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Latino voters will be a force in midterm elections, report argues

By Krissah Thompson
How potent will the immigration issue be for Latino voters in 2010?

Advocacy groups representing the community predict it will remain a "litmus test" in key mid-term races.

In a report out Monday, the immigration reform advocacy group America's Voice outlined 40 mid-term races where Hispanic voters could have a significant impact on the outcome.

"Most politicians understand the importance of the Latino vote in presidential years, but what we're saying is that Latino voters will have a huge impact in the mid-term elections," Frank Sharry, executive director of America's Voice, said on a conference call with reporters Monday. "The number of voters coming of age and registering continues to grow. You have seen growth even when a presidential race isn't at the top of the ticket."

Nearly one in five Congressional Districts has a Latino population that is at least a quarter of the district.

The nation's fastest growing population is also one of the fastest growing parts of the American electorate, according to Census figures. Between 2000 and 2008, Latino voter registration grew 54 percent and turnout grew 64 percent. In the 2004 presidential race, 7.5 million Hispanics voted. In the 2006 midterm election, 8 million voted. And in the 2008 presidential race, 10 million cast ballots.

In its analysis, America's Voice argued that "immigration reform -- and the way the two parties' handled the congressional debates in 2006 and 2007 and in their campaigns -- was a key factor in influencing these voters' choices for political office in 2008." The majority of Latino voters supported Obama.

Sharry said polling of Latino voters shows that the Republican Party's image has been damaged by GOP lawmakers' approach to the immigration issue over the last few years, and that the vast majority of Latinos will not vote for a candidate who advocates mass deportation. But Democrats could also run the risk of alienating Latinos if immigration reform does not advance, he said.

"The president did make a promise to the Latino community and its not going to be forgotten," said National Council of La Raza President Janet Murguia of Obama's pledge to push immigration reform. "That's an important promise that we're going to hold him accountable for. But at the same time, Republicans can't just continue to say 'no' either. Our community will hold all these elected officials accountable."

Murguia said lack of movement on immigration reform could depress turnout among Hispanics in 2010, though polls show that immigration is not the top issue for Latino voters. Like most other voting blocs, Latinos are most concerned about the economy and jobs -- but Murguia said a candidate's stance on immigration reform has become an issue of baseline respect for many Latino voters.

The report by America's Voice was written, in part, to spur action from both parties on immigration reform, Sharry said.

"Certainly we were disappointed by the scant reference to immigration reform in the president's State of the Union speech, but we're still alive and the final chapter hasn't been written on immigration reform," he said. "I don't think we're prepared to write it off. We see daily activity on the inside of the White House that they have not given up themselves."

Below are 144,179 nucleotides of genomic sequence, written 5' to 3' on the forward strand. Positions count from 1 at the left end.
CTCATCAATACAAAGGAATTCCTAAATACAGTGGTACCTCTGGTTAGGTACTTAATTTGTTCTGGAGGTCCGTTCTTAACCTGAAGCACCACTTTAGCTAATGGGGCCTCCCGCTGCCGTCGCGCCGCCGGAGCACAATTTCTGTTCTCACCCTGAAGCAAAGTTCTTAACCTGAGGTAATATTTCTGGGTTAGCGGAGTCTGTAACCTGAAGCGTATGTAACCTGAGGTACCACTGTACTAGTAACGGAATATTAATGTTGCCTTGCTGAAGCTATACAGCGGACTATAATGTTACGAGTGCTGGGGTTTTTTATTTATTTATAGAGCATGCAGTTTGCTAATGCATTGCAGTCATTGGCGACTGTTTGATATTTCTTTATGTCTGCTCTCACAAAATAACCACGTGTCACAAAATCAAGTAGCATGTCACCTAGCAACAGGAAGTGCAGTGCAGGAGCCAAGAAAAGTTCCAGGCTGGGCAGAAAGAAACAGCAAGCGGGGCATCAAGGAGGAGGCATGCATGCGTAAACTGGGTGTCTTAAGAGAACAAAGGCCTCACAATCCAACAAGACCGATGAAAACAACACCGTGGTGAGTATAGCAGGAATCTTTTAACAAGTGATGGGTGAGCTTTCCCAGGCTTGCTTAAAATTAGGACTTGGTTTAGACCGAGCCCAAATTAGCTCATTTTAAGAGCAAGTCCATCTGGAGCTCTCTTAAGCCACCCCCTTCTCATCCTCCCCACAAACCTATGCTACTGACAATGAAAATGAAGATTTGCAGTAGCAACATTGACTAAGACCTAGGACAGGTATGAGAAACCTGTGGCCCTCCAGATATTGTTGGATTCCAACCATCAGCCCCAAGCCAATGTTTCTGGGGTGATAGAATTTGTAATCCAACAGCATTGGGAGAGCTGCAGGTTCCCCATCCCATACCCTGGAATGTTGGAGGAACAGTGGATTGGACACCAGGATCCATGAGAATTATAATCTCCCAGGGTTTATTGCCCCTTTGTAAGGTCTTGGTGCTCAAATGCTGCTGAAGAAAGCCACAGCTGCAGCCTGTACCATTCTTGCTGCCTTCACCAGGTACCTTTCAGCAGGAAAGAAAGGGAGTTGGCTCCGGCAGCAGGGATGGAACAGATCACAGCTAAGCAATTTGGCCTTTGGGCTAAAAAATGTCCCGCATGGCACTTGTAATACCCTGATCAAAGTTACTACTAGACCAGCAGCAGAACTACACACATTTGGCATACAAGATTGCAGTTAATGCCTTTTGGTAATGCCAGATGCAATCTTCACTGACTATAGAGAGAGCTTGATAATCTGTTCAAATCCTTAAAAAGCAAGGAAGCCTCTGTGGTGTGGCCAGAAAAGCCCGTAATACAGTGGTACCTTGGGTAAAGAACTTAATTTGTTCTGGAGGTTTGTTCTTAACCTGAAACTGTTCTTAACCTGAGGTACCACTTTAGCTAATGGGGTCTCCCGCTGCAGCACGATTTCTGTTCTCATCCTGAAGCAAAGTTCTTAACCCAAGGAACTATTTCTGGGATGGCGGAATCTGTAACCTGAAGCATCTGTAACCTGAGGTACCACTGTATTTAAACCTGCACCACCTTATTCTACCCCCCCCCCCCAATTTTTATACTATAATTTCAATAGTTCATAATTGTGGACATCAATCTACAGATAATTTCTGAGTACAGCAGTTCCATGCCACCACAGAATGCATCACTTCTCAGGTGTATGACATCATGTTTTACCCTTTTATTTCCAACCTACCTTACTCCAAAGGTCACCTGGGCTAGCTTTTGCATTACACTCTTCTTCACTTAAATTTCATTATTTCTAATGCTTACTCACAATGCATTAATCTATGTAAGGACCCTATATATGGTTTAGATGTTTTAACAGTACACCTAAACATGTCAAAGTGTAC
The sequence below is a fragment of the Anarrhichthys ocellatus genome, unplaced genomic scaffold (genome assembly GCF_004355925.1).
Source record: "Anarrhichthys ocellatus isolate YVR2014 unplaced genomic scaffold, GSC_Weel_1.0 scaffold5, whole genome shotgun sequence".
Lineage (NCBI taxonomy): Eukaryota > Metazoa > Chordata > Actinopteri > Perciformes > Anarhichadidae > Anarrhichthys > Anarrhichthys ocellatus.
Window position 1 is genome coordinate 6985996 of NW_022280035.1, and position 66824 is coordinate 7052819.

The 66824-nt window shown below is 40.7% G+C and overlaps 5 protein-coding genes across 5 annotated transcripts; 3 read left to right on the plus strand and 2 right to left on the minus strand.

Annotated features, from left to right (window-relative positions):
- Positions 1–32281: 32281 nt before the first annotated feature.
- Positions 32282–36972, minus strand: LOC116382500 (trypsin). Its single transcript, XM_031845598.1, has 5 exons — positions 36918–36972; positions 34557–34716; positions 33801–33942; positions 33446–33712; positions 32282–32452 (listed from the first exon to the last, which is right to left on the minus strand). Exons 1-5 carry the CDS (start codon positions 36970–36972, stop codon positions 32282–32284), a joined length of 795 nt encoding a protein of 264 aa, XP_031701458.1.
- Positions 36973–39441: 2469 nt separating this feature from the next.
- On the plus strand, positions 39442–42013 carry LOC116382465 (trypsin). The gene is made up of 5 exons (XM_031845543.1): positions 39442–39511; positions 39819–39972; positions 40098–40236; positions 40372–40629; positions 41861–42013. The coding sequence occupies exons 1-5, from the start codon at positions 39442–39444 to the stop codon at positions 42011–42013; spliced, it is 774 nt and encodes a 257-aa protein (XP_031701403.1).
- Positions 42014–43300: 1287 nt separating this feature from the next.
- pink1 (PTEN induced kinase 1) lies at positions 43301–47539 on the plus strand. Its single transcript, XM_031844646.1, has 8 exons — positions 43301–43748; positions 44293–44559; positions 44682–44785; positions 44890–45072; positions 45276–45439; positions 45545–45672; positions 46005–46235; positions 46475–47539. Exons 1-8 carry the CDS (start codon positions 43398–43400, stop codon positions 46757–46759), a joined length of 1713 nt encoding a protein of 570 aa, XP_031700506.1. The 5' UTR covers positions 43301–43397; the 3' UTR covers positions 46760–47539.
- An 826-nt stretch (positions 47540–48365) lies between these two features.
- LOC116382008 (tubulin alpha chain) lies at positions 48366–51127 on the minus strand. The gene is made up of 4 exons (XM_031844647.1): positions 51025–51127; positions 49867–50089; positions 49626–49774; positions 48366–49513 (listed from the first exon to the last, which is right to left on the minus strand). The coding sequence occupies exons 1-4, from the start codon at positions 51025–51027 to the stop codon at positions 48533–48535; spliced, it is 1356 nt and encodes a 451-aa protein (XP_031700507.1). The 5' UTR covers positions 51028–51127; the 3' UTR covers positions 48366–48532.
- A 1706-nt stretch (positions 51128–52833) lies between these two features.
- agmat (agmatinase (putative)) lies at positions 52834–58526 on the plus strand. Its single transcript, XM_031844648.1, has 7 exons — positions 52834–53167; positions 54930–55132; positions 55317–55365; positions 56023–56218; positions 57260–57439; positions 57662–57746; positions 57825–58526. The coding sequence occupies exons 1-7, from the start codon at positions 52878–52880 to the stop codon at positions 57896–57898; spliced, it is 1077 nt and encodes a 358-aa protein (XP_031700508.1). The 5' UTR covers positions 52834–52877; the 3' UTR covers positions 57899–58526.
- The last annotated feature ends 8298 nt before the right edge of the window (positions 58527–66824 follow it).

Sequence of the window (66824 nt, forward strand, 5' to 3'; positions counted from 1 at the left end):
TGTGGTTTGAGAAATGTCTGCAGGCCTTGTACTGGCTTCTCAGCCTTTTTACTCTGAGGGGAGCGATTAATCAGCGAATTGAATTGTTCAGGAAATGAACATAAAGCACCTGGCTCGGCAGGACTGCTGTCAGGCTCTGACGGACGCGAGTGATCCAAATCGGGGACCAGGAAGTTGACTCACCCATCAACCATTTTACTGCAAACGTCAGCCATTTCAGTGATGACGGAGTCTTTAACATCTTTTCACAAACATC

Immigration reform advocates posed a series of questions on the conference call whose answers, they said, could influence the outcome of the midterms. Will the Democrats advance comprehensive immigration reform this year as promised -- or push the issue off for the future? If they wait, will delay dampen enthusiasm for Democrats among the Latino electorate, and impact key races? Does the Republican Party embrace a more inclusive stance on immigration reform in order to compete for these voters, as some in the party have advised? Or does the GOP continue to embrace an agenda that opposes comprehensive immigration reform, ignoring the demographic and political realities of a growing electorate?

"I think people are going to be in a situation where they're saying we want change. If we didn't get it in 2008, we need to make sure we get legislators elected who'll bring change," said Eliseo Medina, executive vice president of the Service Employees International Union.

By Web Politics Editor  |  February 8, 2010; 3:11 PM ET
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Politics, should we forget largely is about numbers.

Never mind, at times the 'cliche' the greater good for the greater number seem meaningless.

Posted by: Victoria5 | February 9, 2010 1:19 AM | Report abuse

The United States has been more than generous to the millions of immigrants from Latin America. There was a big amnesty in 1986, chain immigration of millions of family members and millions of instant US citizen babies born to an unknown number of illegal immigrants. This is apparently is not enough for pro illegal immigrant ethno centric groups such as America’s Voice and La Raza. I sure hope that America’s Latino voters vote for what is good for our country and not the special interest of foreign nationals that have broken the law. No rewards should be given to people that have not “played by the rules.”

Posted by: BrianSDCA | February 8, 2010 10:48 PM | Report abuse

I wonder how many illegal aliens will voting in the mid-term elections. I anticipate they will in the SANCTUARY STATE OF CALIFORNIA. Then the state wonders why they are deep in debt? Perhaps the inception of the "TEA PARTY" movement has an agenda to stop this absolute travesty of our immigration enforcement?